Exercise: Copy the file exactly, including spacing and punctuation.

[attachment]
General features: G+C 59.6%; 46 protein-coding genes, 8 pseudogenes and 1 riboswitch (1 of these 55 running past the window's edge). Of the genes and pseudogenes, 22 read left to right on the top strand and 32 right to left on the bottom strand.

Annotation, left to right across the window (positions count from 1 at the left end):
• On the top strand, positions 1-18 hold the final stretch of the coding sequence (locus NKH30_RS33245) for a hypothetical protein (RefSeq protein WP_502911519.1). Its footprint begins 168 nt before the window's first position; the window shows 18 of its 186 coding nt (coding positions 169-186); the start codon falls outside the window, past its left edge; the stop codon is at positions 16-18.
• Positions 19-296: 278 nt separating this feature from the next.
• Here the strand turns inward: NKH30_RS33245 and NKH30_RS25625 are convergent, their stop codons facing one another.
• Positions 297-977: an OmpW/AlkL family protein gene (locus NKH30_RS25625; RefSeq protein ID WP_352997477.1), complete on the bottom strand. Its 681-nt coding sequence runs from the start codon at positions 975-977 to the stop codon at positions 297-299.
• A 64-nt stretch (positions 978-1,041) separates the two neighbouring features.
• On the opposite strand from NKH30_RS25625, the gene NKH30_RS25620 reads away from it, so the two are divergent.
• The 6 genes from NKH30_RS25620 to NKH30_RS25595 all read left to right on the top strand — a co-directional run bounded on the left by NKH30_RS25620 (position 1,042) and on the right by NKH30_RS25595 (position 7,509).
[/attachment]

General features: G+C 59.6%; 46 protein-coding genes, 8 pseudogenes and 1 riboswitch (1 of these 55 running past the window's edge). Of the genes and pseudogenes, 22 read left to right on the top strand and 32 right to left on the bottom strand.

Annotation, left to right across the window (positions count from 1 at the left end):
• On the top strand, positions 1-18 hold the final stretch of the coding sequence (locus NKH30_RS33245) for a hypothetical protein (RefSeq protein WP_502911519.1). Its footprint begins 168 nt before the window's first position; the window shows 18 of its 186 coding nt (coding positions 169-186); the start codon falls outside the window, past its left edge; the stop codon is at positions 16-18.
• Positions 19-296: 278 nt separating this feature from the next.
• Here the strand turns inward: NKH30_RS33245 and NKH30_RS25625 are convergent, their stop codons facing one another.
• Positions 297-977: an OmpW/AlkL family protein gene (locus NKH30_RS25625; RefSeq protein ID WP_352997477.1), complete on the bottom strand. Its 681-nt coding sequence runs from the start codon at positions 975-977 to the stop codon at positions 297-299.
• A 64-nt stretch (positions 978-1,041) separates the two neighbouring features.
• On the opposite strand from NKH30_RS25625, the gene NKH30_RS25620 reads away from it, so the two are divergent.
• The 6 genes from NKH30_RS25620 to NKH30_RS25595 all read left to right on the top strand — a co-directional run bounded on the left by NKH30_RS25620 (position 1,042) and on the right by NKH30_RS25595 (position 7,509).